Keep those NuClear filters clean, the pressure will build and the flow rates drop quite a bit. Tank would likely have been better to use a wet/dry and then have the nuclear's for the return post filter. I have a tank for a client like this. So you could keep 1 of the existing Nu Clear's as is, then add a sump and use the intake for the return from the pump, then to the nu Clear, then to the tank. This should provide about 1-2 ppm more O2 and a more stable O2.

Better for the fish, which seems to be the 1st priority.

You'd still get excellent filtering, but also massive bio and excellent O2.

Adding some current could also help and a be an easier way to do this, a used Vortech MP40 etc. Lazy fish need to swim against some current, they behave better and eat better.
Tom,

Thanks for the suggestions. I've been eying a Vortech powerhead for a while; I think it may on the upcoming list of purchases.

I had originally wanted the wet/dry option, but wanted something more custom than I could make or buy pre-made. I added Ocean Clear polystrand pads in each canister to help increase bio-capacity in the cansiters, but have considered adding another stage/sump inline for additional bio-capacity. The canister option seemed ideal for CO2 injection as I watched Ruko battle high CO2 loss/CO2 dissolution swings due to his wet/dry sump. Still debating on the CO2 route.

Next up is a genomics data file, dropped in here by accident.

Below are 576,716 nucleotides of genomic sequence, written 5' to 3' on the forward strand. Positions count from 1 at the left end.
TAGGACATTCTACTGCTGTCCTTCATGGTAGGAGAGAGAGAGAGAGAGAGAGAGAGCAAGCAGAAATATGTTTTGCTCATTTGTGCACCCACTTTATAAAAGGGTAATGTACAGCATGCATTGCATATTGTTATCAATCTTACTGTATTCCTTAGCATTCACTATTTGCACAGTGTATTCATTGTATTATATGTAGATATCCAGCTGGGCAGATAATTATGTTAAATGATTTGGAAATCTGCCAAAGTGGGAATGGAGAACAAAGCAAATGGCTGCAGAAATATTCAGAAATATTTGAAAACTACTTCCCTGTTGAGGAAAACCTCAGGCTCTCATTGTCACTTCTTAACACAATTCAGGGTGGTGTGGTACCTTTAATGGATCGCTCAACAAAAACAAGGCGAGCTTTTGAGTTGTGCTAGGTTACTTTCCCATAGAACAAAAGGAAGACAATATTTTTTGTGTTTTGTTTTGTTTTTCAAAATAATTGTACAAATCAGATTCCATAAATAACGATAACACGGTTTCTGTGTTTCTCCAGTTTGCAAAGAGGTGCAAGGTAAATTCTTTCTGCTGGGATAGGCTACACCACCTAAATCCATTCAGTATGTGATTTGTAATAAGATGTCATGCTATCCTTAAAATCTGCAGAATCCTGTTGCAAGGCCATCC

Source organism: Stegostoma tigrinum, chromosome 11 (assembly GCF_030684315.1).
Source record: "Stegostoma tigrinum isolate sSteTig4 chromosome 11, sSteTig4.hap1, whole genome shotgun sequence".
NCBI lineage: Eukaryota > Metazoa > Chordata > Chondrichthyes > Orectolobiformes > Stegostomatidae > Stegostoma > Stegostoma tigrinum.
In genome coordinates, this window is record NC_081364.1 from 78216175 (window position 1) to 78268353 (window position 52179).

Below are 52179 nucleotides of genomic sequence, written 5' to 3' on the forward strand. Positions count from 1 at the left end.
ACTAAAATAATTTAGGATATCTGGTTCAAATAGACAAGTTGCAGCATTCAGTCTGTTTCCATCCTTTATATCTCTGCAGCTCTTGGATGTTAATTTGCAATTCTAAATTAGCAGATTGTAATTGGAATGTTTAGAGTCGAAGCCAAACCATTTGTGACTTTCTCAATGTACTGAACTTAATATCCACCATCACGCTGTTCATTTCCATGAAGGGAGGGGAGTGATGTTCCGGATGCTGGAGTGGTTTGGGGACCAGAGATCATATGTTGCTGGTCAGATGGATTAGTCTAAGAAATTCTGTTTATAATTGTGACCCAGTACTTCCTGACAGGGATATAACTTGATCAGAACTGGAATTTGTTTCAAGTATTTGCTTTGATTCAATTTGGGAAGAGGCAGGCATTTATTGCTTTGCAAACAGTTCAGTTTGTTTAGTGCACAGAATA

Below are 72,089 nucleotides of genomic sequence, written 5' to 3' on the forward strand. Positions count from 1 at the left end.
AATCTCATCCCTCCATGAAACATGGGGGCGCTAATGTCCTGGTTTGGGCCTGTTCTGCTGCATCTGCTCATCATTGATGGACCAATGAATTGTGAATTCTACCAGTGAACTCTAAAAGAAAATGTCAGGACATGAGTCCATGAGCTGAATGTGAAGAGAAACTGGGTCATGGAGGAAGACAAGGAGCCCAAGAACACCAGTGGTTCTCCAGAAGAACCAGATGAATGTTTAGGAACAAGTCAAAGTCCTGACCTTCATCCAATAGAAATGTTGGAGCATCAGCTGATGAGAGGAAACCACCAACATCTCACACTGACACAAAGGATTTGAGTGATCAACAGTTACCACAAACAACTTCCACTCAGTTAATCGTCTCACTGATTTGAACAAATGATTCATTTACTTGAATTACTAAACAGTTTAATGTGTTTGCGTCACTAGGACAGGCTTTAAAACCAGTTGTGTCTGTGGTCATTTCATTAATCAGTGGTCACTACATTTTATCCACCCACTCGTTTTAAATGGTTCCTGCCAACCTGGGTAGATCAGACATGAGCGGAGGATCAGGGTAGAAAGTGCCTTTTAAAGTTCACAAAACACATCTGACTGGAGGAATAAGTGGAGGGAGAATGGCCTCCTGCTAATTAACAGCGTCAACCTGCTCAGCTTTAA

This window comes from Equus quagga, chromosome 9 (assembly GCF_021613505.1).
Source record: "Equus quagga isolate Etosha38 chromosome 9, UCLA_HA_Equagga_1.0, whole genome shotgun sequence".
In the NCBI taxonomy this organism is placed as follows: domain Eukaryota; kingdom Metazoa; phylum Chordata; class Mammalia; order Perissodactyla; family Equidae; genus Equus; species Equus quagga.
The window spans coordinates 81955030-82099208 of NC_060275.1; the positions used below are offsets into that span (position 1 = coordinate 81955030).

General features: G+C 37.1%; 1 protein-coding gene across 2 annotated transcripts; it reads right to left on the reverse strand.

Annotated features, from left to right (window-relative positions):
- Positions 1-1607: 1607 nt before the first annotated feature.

Romaine lettuce is very popular with the Tigers in the tank.
 

·
Registered
Joined
·
275 Posts
mb, thanks for the pic! will do some shopping as i was totally unaware of this potential problem. i'm a big fan of the ranco (old school here, that's the only controller i use) and run it for 2 elements to heat a 265g/90 sump.

build looks great!

thanks,
 

·
Registered
Joined
·
1,818 Posts
Really cool.

I second Tom's comments; I tried do a closed loop with all the bells and whistles - the amount of plumbing required, unions, all the modules you need for heater/chemical media, etc. makes it a PITA. Sump is much easier and can filter your water down to 1 micron if you desire [using filter socks].
 

·
Registered
Joined
·
213 Posts
Discussion Starter · #20 ·
wanted to say from first post "I dig your build!"
Nice stocking,and seems to be going great!
I'm following!
Many thanks! It's always a journey.

Really cool.

I second Tom's comments; I tried do a closed loop with all the bells and whistles - the amount of plumbing required, unions, all the modules you need for heater/chemical media, etc. makes it a PITA. Sump is much easier and can filter your water down to 1 micron if you desire [using filter socks].
I have been somewhat quiet about some of the annoyances I've encountered with the closed loop system on a drilled tank. The biggest problems I have experienced are an inconsistent water level in the tank, and air being introduced into the system. I am very much leaning towards adding a small w/d sump to the system like Tom had recommended.

More crypts are on the way; hoping to get some updated pics of progress this weekend.
 
1 - 20 of 45 Posts
Top